Comcast said it received two notices of inquiry on Monday from the U.S. Federal Communications Commission (FCC), which is investigating claims that the cable operator blocks certain Internet traffic and applications moving across its network.
The FCC is seeking comment in response to complaints by video download company Vuze and Washington advocacy group Free Press.
FCC Chairman Kevin Martin told reporters on Jan. 9 that the agency would investigate claims Comcast has blocked file-sharing services such as BitTorrent, which are used to distribute large digital media files such as TV shows and movies.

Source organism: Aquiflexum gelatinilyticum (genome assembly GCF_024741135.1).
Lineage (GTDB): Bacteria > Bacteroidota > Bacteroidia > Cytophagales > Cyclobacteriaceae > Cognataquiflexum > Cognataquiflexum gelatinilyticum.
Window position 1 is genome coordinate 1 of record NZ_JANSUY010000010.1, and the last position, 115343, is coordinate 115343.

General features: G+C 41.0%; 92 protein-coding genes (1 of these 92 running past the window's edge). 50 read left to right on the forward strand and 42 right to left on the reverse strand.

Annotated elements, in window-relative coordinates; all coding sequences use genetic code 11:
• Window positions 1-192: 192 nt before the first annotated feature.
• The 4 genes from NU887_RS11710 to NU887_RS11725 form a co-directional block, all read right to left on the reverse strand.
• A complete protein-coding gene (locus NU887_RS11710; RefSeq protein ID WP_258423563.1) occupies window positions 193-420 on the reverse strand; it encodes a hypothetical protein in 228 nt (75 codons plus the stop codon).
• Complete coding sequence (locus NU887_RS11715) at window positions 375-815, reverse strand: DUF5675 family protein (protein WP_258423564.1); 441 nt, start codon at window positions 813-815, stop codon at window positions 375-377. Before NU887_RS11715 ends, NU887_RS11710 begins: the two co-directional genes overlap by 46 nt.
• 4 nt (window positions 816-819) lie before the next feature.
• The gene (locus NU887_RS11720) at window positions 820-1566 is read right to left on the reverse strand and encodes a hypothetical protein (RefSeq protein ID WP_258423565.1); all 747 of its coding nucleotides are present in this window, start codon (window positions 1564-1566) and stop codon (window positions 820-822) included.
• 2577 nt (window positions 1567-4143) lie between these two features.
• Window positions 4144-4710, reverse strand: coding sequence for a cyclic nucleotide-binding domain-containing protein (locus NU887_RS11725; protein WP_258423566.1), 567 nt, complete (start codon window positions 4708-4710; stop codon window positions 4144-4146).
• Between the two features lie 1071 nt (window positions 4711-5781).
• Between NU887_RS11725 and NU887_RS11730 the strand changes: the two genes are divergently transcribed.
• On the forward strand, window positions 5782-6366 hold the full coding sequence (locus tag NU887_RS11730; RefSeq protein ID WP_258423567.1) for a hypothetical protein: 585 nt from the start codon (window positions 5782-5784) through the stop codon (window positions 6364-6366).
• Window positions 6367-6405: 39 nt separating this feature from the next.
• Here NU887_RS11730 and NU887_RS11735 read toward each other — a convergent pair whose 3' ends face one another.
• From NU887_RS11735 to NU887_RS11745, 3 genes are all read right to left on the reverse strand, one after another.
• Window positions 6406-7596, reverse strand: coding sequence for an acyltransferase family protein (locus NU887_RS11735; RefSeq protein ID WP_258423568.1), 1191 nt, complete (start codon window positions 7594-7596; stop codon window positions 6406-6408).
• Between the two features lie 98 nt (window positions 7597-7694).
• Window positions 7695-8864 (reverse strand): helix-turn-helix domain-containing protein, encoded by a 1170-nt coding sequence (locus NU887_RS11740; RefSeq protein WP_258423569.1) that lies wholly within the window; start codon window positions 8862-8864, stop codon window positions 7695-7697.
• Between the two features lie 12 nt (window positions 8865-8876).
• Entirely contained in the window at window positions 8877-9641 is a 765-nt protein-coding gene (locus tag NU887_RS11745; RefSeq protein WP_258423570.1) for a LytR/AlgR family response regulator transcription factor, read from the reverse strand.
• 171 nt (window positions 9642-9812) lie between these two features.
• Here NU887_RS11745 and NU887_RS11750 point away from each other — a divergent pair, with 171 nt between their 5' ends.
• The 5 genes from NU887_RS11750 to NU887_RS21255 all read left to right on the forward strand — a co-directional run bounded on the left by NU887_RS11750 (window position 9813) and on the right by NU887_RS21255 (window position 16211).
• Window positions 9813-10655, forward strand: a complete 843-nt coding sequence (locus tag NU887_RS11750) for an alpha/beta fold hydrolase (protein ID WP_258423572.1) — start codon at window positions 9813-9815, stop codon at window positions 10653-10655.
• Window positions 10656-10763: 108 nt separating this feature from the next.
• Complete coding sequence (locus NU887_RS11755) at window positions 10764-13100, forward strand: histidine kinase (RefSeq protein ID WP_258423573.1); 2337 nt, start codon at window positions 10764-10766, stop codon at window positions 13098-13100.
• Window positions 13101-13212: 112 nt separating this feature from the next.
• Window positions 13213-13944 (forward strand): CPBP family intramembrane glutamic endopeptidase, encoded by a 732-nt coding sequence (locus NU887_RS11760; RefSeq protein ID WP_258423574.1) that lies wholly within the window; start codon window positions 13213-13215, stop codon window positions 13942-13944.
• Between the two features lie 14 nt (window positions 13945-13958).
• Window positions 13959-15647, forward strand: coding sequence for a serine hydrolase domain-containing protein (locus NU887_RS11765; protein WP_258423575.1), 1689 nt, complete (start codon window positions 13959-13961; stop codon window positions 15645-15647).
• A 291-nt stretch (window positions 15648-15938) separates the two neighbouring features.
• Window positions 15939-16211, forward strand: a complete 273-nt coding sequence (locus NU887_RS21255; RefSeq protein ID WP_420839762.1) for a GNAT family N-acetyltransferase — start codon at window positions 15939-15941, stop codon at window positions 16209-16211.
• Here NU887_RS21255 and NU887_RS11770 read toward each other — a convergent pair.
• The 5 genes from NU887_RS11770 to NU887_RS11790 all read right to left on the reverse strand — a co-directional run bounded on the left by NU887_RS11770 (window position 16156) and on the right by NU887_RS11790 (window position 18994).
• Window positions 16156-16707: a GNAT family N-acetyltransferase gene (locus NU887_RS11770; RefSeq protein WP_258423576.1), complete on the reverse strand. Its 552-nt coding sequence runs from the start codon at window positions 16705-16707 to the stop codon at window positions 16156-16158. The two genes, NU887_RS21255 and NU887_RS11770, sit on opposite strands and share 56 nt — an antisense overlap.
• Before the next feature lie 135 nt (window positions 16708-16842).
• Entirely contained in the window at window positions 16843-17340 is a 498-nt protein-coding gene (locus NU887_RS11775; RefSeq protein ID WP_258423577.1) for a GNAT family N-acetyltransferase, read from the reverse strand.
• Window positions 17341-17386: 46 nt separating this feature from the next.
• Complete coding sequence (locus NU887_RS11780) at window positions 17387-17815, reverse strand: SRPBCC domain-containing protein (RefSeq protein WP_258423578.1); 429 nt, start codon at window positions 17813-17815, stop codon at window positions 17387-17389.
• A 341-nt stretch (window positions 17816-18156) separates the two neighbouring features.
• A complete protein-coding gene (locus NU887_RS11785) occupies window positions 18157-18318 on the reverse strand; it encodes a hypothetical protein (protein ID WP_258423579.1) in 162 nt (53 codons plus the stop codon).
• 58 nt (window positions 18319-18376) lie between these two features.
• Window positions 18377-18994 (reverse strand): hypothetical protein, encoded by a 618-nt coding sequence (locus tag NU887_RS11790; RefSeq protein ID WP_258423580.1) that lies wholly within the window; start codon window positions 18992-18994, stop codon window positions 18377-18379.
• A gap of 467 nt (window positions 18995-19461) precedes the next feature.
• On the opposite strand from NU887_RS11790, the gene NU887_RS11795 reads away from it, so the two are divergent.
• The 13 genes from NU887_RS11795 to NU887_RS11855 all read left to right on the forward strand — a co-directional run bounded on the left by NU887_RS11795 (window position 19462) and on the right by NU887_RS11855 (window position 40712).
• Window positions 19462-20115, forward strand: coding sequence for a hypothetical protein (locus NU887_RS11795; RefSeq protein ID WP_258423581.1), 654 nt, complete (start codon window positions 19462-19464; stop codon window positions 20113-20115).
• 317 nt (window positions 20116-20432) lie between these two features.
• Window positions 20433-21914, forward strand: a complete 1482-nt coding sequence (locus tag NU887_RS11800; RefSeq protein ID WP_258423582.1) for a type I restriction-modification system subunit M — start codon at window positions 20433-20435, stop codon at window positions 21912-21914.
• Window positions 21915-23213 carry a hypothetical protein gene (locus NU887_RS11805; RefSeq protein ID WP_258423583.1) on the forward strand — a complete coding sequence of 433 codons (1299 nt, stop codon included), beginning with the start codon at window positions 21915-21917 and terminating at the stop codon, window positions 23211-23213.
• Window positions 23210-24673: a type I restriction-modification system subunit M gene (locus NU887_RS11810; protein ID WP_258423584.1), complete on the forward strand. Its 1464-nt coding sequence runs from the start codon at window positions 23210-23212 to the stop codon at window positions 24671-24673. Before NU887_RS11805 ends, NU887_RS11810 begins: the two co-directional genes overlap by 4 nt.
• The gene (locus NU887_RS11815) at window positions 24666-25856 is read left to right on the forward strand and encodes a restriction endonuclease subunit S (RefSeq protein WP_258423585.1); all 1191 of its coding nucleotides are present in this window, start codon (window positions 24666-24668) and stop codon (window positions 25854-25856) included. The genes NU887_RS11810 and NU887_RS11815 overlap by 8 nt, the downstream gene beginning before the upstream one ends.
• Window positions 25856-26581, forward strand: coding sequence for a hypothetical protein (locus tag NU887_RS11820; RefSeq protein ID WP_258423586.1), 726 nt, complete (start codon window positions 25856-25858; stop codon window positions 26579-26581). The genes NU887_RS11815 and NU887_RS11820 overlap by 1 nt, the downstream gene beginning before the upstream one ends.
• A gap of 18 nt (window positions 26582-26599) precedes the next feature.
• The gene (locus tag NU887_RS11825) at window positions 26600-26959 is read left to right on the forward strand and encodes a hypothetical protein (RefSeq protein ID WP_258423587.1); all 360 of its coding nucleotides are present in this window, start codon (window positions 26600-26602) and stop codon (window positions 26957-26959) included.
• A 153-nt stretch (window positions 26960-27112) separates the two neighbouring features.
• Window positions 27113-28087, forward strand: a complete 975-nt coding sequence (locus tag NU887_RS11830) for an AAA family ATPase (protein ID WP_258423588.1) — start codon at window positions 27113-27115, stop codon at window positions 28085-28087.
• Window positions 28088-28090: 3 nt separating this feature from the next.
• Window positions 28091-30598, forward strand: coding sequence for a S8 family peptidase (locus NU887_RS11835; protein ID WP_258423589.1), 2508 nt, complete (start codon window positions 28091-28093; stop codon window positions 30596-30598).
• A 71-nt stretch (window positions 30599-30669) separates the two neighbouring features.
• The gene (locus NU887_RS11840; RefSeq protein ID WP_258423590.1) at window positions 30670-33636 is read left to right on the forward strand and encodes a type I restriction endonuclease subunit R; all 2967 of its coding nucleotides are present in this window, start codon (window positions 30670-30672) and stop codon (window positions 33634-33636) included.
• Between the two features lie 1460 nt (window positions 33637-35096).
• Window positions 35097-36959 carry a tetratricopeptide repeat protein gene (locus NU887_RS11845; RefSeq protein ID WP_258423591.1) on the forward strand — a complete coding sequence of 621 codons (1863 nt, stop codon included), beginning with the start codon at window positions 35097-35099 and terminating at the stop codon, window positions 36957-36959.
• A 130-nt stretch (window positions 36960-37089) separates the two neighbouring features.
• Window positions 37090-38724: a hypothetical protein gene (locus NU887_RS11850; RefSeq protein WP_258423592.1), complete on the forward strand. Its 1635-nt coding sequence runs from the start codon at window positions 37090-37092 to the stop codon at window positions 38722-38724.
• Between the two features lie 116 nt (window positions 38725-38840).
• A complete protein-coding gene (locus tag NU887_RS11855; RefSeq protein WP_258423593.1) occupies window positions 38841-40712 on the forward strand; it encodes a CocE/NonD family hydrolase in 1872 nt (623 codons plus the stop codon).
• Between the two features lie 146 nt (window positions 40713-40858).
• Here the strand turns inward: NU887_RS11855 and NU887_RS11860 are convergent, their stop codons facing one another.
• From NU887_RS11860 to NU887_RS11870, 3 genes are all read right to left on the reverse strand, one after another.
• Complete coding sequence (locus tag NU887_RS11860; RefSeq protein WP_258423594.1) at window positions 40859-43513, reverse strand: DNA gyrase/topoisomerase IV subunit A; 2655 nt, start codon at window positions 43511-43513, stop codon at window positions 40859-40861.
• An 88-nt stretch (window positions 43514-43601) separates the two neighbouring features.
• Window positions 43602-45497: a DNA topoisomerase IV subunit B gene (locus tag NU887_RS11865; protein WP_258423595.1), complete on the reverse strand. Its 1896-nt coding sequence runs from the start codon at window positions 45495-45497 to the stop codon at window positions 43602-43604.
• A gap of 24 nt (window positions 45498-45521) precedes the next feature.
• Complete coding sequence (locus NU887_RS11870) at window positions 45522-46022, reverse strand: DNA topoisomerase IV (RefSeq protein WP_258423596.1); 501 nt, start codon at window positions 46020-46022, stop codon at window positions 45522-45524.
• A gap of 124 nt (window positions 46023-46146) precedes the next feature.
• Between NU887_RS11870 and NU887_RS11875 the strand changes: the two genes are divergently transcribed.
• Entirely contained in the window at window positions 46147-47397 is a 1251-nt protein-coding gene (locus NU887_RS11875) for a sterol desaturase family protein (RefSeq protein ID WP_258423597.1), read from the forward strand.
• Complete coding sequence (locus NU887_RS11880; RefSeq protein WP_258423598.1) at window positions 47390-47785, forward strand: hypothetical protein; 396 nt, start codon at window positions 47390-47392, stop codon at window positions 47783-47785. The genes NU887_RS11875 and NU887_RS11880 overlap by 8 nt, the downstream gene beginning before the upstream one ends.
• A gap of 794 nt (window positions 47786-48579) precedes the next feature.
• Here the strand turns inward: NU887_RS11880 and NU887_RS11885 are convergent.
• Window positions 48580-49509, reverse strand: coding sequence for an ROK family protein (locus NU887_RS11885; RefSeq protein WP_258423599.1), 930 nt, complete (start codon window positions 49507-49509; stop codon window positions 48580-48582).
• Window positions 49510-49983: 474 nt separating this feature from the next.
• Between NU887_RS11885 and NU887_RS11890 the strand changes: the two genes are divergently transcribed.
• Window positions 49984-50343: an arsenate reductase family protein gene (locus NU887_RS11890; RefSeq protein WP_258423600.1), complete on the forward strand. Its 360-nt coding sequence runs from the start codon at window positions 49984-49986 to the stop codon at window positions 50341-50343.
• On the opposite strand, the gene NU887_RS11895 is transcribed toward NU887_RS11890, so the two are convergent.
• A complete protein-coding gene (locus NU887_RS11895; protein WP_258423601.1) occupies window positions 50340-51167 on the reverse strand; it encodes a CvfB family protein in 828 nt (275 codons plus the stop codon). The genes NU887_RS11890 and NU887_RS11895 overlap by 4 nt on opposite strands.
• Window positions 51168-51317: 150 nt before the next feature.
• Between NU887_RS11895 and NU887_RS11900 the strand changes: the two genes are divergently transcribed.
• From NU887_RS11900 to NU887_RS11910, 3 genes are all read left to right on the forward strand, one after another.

Comcast, the largest U.S. cable television operator, is also the second-largest high-speed Internet provider and has more than 11 million subscribers. It has repeatedly refuted allegations that it blocks certain Internet traffic or applications.
The company said it used bandwidth technology on its network that can slow the delivery of files but would not block them outright.
“We believe our practices are in accordance with the FCC’s policy statement on the Internet where the Commission clearly recognized that reasonable network management is necessary for the good of all customers,” Comcast said in a statement.
Vuze has asked the FCC to clarify what constitutes “reasonable network management” by broadband network operators and to establish that this does not permit network operators to block, degrade or discriminate against lawful Internet applications.